The iTunes App Store and Google Play are crammed full of amazing apps which really do cover every possible facet and feature of our digitally enhanced lives. The app market climbed to a phenomenal $92.1 billion in 2018 – 2019 is sure to indicate another meteoric rise.

However, for each app which rises towards the top, there are scores of others that seemingly fall unused by the wayside. In fact, 75% of apps are opened just once and then deleted or left unused.

So what separates the survivors from the lost causes? A combination of factors covering aspects of visual design, features, usability and of course a comprehensive distribution and marketing strategy is vital but an app’s User Interface (UI) and Experience (UX) also play fundamental roles in hooking users for the long term.

By overviewing some of the best apps-in-category, we’ve highlighted key UI, UX and design features that can help inspire and drive the creation of your very own successful business app.


Top game: Fire Balls 3D

Fire Balls 3D falls into the category of games which are very simple and very, very compulsive and addictive in their playability! You literally fire balls at 3D stacked targets as a barrier rotates to block your line of sight. Throw in a few basic power ups, lives which you lose when you hit the barrier and other addons and you’ve got yourself a straightforward but captivating game suitable for all users.

Why has it done well?

Many users point out Fire Balls 3D effectively reduces stress with its homogenous and elegant design and simple UX and UI. This calming effect is directly affected by how well the game has been designed. It’s a game that is playable in any circumstance and users can depend on it to satisfy a mobile gaming urge.


Fire balls 3D’s user experience is designed to be calm and easy on the eye and brain to minimize cognitive load. The game doesn’t present any unnecessary blocks or complexities, it’s amazingly easy to navigate and play. Each level is attractive but there’s no embellishments – block colors, easily read menus and cartoon-like graphics construct an appealing game environment which doesn’t overbear the user with features.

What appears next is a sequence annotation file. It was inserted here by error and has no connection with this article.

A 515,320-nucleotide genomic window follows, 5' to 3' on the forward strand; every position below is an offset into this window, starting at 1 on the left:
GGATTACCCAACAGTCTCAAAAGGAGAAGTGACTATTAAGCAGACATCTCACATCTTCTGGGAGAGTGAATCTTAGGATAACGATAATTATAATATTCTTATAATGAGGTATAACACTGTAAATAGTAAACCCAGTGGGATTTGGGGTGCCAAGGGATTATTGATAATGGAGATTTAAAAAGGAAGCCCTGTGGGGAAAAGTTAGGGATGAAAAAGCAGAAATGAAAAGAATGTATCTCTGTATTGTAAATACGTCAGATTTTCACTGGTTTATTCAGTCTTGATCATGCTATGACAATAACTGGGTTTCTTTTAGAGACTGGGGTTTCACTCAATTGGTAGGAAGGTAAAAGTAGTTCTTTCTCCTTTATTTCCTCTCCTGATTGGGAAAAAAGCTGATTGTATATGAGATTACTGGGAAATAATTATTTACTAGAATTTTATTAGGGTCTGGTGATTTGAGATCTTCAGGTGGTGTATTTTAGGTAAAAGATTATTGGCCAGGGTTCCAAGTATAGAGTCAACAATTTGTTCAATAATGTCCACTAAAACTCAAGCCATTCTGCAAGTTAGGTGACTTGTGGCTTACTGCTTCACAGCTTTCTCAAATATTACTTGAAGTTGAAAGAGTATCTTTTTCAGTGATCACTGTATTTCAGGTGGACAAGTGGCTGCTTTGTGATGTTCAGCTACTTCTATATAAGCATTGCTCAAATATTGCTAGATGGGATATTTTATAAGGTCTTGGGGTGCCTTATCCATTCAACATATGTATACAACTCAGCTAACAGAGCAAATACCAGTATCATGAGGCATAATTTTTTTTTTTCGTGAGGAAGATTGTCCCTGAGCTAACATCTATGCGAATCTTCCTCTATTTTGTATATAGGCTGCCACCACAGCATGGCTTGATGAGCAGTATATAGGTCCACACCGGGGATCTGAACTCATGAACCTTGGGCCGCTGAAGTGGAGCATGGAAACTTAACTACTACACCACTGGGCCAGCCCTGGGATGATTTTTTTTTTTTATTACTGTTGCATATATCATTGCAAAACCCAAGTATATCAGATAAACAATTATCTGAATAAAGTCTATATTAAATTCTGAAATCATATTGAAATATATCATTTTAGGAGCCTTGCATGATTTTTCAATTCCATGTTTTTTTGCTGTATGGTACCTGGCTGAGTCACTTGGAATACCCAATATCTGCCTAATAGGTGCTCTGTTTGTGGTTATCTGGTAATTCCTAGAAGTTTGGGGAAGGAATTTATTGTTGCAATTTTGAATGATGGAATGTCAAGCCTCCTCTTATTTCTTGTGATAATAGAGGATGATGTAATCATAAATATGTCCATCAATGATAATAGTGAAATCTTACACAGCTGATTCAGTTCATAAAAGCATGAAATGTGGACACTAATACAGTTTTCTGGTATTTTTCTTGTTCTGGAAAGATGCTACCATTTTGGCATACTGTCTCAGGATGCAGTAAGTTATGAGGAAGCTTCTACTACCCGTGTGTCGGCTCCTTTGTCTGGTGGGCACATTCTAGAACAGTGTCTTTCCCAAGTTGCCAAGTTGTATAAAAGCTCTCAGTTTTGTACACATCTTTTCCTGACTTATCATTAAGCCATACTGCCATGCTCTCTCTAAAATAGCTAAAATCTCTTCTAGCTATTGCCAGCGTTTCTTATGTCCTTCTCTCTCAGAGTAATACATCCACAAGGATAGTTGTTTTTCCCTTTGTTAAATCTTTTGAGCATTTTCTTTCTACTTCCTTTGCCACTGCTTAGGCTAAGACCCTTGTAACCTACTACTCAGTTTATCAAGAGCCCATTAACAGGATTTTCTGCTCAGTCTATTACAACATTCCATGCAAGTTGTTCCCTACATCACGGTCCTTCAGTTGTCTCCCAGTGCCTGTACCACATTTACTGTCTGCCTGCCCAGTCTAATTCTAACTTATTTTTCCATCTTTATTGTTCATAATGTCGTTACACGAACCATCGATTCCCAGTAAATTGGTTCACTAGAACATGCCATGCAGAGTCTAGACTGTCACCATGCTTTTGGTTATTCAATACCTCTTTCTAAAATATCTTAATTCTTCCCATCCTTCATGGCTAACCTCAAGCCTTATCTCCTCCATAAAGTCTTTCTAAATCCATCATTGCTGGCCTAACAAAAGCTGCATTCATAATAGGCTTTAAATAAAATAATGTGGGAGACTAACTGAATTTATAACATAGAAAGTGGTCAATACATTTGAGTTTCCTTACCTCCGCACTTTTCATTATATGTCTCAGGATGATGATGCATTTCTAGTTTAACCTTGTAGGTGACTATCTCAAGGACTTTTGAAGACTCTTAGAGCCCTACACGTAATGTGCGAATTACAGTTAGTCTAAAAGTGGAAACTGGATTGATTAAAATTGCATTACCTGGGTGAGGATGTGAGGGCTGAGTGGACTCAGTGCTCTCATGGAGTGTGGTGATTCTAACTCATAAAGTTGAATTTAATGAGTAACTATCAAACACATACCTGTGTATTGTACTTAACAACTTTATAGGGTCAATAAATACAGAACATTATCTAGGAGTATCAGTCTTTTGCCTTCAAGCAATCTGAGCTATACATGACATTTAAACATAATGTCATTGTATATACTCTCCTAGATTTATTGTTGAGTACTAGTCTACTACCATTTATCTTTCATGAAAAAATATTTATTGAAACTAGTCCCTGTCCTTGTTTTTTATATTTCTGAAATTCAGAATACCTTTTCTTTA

What you can learn from this app:

  • Keep UI gaming controls simple if you want to tap into a wide audience
  • Use harmonious pastel colors to create a relaxing UX
  • Minimalist games are often naturally addictive so don’t feel like you need to overload on features


Top retail app: Wish

Wish was one of the most hyped shopping apps of 2018 – it’s already valued at over $8 billion – more than Sears! Offering a ridiculously diverse array of products at deeply discounted prices shipped straight from China and other parts of Asia, Wish is changing the face of online retail. Some products on Wish are even offered for free, or offered at a tokenistic price of just $1, testament to how well this app creates an incredibly cheap shopping experience.

Why has it done well?

Wish tempts customers to buy all sorts of random stuff! The UX is busy in a good way, it’s like a collage of items which you probably don’t need but then, who cares when you’re paying under $50 for a drone, RC car, a novelty hat, 15 micro USB cables and a necklace?!